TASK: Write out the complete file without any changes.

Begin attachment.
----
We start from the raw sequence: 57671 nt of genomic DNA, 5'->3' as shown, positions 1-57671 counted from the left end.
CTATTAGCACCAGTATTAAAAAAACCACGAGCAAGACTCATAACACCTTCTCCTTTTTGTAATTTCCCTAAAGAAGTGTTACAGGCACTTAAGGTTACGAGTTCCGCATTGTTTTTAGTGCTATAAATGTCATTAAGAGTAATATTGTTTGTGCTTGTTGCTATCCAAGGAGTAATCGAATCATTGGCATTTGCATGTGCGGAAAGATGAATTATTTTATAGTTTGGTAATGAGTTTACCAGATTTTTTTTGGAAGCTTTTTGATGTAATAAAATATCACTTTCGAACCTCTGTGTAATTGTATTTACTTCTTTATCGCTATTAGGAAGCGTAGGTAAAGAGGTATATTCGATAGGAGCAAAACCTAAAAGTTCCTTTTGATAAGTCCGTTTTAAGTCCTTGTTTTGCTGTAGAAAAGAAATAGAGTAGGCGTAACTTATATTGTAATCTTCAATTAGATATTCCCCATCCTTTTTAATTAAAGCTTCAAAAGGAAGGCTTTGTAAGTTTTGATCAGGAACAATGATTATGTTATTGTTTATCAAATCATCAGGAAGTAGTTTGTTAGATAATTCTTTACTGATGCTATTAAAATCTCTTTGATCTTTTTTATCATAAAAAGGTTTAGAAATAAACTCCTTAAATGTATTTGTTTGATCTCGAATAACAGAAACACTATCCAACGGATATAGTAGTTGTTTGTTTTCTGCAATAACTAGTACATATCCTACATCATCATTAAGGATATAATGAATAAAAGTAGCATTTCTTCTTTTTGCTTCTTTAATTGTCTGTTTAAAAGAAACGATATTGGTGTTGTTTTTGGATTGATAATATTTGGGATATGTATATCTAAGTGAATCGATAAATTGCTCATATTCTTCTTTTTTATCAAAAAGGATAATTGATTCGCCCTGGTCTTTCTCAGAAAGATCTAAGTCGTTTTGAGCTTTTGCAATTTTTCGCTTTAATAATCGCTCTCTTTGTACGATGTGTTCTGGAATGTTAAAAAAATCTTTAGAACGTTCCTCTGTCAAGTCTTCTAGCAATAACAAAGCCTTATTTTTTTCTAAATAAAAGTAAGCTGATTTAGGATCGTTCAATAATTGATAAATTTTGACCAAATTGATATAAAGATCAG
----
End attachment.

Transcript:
We start from the raw sequence: 57671 nt of genomic DNA, 5'->3' as shown, positions 1-57671 counted from the left end.
CTATTAGCACCAGTATTAAAAAAACCACGAGCAAGACTCATAACACCTTCTCCTTTTTGTAATTTCCCTAAAGAAGTGTTACAGGCACTTAAGGTTACGAGTTCCGCATTGTTTTTAGTGCTATAAATGTCATTAAGAGTAATATTGTTTGTGCTTGTTGCTATCCAAGGAGTAATCGAATCATTGGCATTTGCATGTGCGGAAAGATGAATTATTTTATAGTTTGGTAATGAGTTTACCAGATTTTTTTTGGAAGCTTTTTGATGTAATAAAATATCACTTTCGAACCTCTGTGTAATTGTATTTACTTCTTTATCGCTATTAGGAAGCGTAGGTAAAGAGGTATATTCGATAGGAGCAAAACCTAAAAGTTCCTTTTGATAAGTCCGTTTTAAGTCCTTGTTTTGCTGTAGAAAAGAAATAGAGTAGGCGTAACTTATATTGTAATCTTCAATTAGATATTCCCCATCCTTTTTAATTAAAGCTTCAAAAGGAAGGCTTTGTAAGTTTTGATCAGGAACAATGATTATGTTATTGTTTATCAAATCATCAGGAAGTAGTTTGTTAGATAATTCTTTACTGATGCTATTAAAATCTCTTTGATCTTTTTTATCATAAAAAGGTTTAGAAATAAACTCCTTAAATGTATTTGTTTGATCTCGAATAACAGAAACACTATCCAACGGATATAGTAGTTGTTTGTTTTCTGCAATAACTAGTACATATCCTACATCATCATTAAGGATATAATGAATAAAAGTAGCATTTCTTCTTTTTGCTTCTTTAATTGTCTGTTTAAAAGAAACGATATTGGTGTTGTTTTTGGATTGATAATATTTGGGATATGTATATCTAAGTGAATCGATAAATTGCTCATATTCTTCTTTTTTATCAAAAAGGATAATTGATTCGCCCTGGTCTTTCTCAGAAAGATCTAAGTCGTTTTGAGCTTTTGCAATTTTTCGCTTTAATAATCGCTCTCTTTGTACGATGTGTTCTGGAATGTTAAAAAAATCTTTAGAACGTTCCTCTGTCAAGTCTTCTAGCAATAACAAAGCCTTATTTTTTTCTAAATAAAAGTAAGCTGATTTAGGATCGTTCAATAATTGATAAATTTTGACCAAATTGATATAAAGATCAG